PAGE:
Now that 2022 is nearly 60% complete it seemed past time to update my blog with some recent publications. So far this year my work has continued to focus on major topics in astrobiology: the origin of life, habitability, and the recognition of “false positives” in the search for life on Mars.
At the beginning of the year, Springer released a new volume titled Prebiotic Chemistry and the Origin of Life, which I co-edited with Anna Neubeck. Taken together, the chapters in this book provide a broad overview of the origin and evolution of life on Earth from a chemical and biological perspective, beginning with astrochemistry and ending with the origin of eukaryotes. The book should be readable for graduate students and researchers in the Earth, life and space sciences and is available here.
I also teamed up with Julie Cosmidis at Oxford to write False biosignatures on Earth and Mars, a review published by the Journal of the Geological Society of London. This review is something of a manifesto for the research we think needs to be done in the coming years to put the search for life on Mars on a sounder theoretical footing. The review summarises known processes that could have generated false biosignatures on early Mars. These examples are known largely from serendipitous discoveries rather than systematic research and remain poorly understood; they probably represent only a small subset of relevant phenomena. The review is available open access here.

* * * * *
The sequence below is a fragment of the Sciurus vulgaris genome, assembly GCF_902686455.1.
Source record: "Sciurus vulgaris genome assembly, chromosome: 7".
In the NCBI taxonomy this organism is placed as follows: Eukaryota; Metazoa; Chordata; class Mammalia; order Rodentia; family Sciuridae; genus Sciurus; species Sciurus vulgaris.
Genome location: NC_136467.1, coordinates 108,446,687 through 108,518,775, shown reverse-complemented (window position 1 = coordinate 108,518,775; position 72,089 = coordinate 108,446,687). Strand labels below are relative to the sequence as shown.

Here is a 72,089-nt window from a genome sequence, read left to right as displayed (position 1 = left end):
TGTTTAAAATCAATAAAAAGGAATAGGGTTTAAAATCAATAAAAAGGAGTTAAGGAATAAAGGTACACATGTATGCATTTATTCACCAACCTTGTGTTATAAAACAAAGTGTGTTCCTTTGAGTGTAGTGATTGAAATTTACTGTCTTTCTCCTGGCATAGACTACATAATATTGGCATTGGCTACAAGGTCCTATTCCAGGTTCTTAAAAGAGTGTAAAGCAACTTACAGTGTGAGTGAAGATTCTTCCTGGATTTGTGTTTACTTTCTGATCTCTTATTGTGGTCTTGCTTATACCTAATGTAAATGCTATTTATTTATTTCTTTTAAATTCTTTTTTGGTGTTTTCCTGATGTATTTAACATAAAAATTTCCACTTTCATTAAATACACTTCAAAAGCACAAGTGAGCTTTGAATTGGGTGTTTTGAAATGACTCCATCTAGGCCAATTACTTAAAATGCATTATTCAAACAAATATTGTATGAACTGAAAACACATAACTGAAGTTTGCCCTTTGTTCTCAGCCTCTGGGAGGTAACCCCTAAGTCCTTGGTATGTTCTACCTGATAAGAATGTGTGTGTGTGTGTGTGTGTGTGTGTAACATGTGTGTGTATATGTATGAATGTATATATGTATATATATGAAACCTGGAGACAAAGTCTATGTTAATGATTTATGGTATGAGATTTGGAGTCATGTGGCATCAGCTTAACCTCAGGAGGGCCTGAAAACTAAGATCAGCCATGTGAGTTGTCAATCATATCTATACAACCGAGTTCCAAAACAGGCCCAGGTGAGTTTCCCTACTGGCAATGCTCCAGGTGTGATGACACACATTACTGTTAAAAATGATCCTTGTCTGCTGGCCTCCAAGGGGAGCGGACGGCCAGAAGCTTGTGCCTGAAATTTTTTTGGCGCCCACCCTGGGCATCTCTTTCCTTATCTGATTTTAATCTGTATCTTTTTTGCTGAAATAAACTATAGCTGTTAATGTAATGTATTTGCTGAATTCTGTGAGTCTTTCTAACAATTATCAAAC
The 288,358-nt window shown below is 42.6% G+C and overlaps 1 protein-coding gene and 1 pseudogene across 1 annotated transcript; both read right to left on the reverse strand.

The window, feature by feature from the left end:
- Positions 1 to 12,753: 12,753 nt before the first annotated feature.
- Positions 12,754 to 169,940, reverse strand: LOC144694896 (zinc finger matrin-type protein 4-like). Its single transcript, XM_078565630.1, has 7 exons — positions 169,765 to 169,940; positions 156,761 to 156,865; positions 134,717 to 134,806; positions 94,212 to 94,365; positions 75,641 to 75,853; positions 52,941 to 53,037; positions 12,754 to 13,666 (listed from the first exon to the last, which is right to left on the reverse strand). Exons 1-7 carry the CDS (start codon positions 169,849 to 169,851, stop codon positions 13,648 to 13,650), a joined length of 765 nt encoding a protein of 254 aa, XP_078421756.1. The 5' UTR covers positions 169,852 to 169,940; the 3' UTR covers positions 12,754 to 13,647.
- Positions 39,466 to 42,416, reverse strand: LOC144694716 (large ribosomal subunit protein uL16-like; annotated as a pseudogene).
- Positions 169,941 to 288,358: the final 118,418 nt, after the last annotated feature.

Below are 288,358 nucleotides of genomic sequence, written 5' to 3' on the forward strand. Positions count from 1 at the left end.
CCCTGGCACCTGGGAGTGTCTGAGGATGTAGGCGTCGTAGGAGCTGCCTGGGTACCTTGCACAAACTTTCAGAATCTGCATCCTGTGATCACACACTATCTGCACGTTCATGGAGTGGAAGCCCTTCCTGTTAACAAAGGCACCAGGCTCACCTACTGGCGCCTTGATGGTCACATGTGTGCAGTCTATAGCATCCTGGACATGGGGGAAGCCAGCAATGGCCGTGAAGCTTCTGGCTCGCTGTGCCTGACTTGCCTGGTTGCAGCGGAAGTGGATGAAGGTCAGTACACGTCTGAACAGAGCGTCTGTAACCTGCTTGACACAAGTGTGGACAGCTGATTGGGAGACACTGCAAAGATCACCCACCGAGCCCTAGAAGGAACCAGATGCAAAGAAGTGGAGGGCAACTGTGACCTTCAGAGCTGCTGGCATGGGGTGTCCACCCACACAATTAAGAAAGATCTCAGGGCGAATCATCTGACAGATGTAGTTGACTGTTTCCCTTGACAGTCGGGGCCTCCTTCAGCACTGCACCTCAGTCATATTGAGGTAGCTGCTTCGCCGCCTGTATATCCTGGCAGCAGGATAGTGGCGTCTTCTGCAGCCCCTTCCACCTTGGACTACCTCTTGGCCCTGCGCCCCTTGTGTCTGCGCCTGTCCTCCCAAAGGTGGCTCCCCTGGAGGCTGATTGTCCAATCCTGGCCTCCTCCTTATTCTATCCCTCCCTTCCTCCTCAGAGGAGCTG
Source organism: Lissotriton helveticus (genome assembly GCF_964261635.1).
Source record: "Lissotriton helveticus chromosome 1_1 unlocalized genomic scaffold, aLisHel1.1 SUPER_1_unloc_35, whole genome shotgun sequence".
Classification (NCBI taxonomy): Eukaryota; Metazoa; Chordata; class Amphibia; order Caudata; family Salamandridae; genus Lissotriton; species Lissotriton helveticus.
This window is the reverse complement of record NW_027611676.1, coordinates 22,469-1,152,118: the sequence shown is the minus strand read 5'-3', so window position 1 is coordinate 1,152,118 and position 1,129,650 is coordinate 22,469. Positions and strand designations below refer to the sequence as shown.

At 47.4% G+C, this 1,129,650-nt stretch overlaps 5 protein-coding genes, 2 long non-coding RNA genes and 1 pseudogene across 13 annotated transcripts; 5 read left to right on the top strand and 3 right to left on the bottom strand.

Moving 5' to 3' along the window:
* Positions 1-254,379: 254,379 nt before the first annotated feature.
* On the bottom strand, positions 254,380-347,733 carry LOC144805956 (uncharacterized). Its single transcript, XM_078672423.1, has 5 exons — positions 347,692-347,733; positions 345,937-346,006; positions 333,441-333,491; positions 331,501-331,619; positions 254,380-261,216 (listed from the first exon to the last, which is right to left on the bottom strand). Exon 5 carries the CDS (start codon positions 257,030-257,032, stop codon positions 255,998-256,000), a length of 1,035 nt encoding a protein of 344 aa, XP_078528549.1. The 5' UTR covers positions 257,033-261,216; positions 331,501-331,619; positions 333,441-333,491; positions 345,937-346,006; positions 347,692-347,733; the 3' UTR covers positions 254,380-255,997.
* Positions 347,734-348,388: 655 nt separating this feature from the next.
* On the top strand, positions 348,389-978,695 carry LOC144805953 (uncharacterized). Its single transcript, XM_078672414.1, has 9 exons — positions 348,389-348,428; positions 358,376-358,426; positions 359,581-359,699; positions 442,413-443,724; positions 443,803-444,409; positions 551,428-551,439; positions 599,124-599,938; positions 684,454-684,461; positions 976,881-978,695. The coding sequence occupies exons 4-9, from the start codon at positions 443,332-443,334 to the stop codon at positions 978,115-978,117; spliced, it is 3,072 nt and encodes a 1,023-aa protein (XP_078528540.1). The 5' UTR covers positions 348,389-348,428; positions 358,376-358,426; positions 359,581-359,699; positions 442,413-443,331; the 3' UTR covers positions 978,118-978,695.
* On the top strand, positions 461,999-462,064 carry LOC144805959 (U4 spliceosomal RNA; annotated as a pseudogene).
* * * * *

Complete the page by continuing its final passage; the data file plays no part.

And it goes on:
Importantly, the processes that give rise to false biosignatures tend to be driven by kinetic processes similar to those that can actually give rise to, and support, life! Rocks that formed on the early Earth, close to the origin of life in time, space, and environmental conditions, may contain all kinds of things that formed abiotically but are now indistinguishable from traces of life. To make this point as clearly as possible to palaeontologists, I worked with Sean Jordan, now at the Instituto Superior Técnico, Lisbon, to write a short perspective piece for Nature Ecology and Evolution called A fundamental limit to the search for the oldest fossils. This can be read here.
I’ve also been pleased to work with Joel deWitt, a radiation physicist at East Carolina University, to answer a physics question that’s bugged me for years. The question is this: when uranium and other radioactive elements in rocks underground interact with water, how much radiation reaches the water? This is important because radiation can break water molecules apart to release hydrogen, which is then available as a fuel source to power microorganisms that live underground. There are ecosystems in the Earth’s crust that survive this way. The answer depends on the grain size of the rock, since larger grains attenuate more radiation. We show how to model this process in The Effect of Grain Size on Porewater Radiolysis, published in the AGU journal Earth and Space Science. The article is available open-access here.